In the end the page did load and I got into university. However, the page loaded for so many other students with a different sight, a sight to say they didn't get into university. The issue here is that if your grades were e-mailed to you, you couldn't actually use clearing yet since even though UCAS knew your grades, you needed to know them yourself to give them to the university.

Even though I knew I got into university (being a very lucky person in this situation), I wanted to know what my grades were. One of my friends were in the college at the time and got their exam results on time, so they kindly offered to ask the college why we had not got our grades yet. The college responded that they were sent them late from the exam board (which I believe to be the truth since I am aware of someone else where this was the case), so I didn't get my results until 10am. Note that this could've genuinely caused me issues in going into clearing if I didn't get the results I need since there would've been a clearing rush due to how they treated other students.

I class myself as extremely lucky in this situation, a lot of students were heavily screwed over in the situation. For example, a friend of mine doing the first year of my course, even though getting a Distinction on every unit ended up getting a merit overall for the course which if left un-appealed (he's appealed and I'm confident that he will get this resolved), could potentially affect his future grades:

However, Twitter is heavily documented with cases of people dropping from A's to D's in A levels, and personally being in a Discord server full of A level students made me conflicted since even though I knew I worked hard and deserved the grade, I know many students got screwed over.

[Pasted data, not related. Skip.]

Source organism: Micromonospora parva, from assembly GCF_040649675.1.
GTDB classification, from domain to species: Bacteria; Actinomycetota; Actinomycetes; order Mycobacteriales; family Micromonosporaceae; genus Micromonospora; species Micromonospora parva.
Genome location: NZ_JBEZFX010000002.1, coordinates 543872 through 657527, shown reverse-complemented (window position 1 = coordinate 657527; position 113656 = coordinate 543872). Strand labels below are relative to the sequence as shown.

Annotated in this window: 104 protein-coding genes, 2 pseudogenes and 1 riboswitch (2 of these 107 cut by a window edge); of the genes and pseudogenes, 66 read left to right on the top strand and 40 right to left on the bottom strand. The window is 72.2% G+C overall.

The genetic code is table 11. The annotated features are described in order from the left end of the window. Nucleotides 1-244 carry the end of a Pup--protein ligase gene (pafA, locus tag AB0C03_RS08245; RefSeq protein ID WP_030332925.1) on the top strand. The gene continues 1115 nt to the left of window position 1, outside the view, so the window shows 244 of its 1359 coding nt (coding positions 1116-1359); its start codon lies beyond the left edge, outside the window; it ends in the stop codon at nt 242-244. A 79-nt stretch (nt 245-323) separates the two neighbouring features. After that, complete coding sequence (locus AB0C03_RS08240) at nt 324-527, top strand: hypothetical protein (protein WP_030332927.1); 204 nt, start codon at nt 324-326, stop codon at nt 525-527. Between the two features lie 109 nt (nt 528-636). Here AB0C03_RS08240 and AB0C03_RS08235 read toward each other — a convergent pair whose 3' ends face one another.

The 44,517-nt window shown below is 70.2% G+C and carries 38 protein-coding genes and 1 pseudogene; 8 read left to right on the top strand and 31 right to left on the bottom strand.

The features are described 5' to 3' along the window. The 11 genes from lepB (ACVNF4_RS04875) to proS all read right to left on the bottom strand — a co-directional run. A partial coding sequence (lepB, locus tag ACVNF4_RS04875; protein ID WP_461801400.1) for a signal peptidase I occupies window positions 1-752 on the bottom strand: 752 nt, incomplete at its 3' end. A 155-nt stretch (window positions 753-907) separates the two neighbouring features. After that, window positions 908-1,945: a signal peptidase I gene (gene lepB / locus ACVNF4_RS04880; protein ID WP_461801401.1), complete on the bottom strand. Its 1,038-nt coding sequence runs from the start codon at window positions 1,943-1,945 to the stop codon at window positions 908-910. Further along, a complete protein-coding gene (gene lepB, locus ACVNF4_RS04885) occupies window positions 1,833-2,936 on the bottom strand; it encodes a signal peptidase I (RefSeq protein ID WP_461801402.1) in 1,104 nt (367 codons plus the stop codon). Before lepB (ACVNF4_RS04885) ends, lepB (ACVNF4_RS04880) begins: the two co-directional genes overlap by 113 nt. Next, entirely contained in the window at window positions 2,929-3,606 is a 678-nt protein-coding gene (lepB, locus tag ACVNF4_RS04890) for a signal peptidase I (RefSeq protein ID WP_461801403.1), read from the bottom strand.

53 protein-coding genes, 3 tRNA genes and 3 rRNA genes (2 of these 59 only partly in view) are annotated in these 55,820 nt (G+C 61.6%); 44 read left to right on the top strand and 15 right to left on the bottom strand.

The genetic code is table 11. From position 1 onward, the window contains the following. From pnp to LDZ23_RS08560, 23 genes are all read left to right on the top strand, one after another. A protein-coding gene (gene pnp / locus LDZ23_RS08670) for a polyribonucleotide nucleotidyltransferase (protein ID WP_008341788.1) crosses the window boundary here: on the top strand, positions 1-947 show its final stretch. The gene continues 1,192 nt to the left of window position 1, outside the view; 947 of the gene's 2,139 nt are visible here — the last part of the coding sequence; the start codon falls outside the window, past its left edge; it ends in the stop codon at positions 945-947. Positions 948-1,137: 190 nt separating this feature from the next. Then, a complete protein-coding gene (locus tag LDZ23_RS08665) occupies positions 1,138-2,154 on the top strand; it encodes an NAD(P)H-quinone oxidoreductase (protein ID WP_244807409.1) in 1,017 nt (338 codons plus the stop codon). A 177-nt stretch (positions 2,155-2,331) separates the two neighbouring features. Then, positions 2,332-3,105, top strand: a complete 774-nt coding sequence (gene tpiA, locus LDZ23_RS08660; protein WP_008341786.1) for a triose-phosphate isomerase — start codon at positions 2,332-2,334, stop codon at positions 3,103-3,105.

What made this worse is this triple lock system and the appeals process around it was unclear. If you feel your grades are unfair, you're meant to contact the school/college handing them out, but what they can do still seems to be very unclear. Additionally, Ofqual released advice saying if you appeal, it can affect the grade order of other students in the class. This is essentially trying to stop students from appealing by making them fear that it could affect other students in the class.

Overall, results day was a day where I was mixed with emotions. Whilst I got the results I need to get into university, seeing so many people get screwed over made me sad.

Lets pretend nothing went wrong!

Boris Johnson has said literally nothing about grades. If you go to his Twitter account, it is literally only discussing other foreign affairs. Whilst these might be important, the A level results day should have made some sort of an appearance on his Twitter account since that was a very important situation which we need some proper leadership on. Additionally, the education secretary made a tweet on results day completely ignoring any issues relating to the grading (the comments of the tweet say it all really):

I hope the government can reflect on this poor response, issue an apology and make some steps to at least slowly try and resolve the wrongs they have done.


In conclusion, seeing people I know were academically bright get screwed over is disgusting. I wish Curtis the best of luck with his legal action, and I hope the government rethinks their strategy. This shouldn't be about party politics, this should be about how peoples futures are on the line due to a computer algorithm.

To all the people who couldn't get into university due to the situation this year, I'm so sorry. It makes me so sad that people who I know are smart and should get into their first choice universities were unable to due to this situation. I hope that everything works out for you with Clearing.

For all the people that didn't get the grades they feel they should have got, you should definitely appeal. If you ignore Ofqual's emotional blackmail, they'll get enough appeals as to where they'll need to rethink how the system works.

For the people like me that got into university, congratulations! It was a tough year and you deserve the grades you got for the hard work you put in. However, we should not take this for granted since we could have been in the same situation.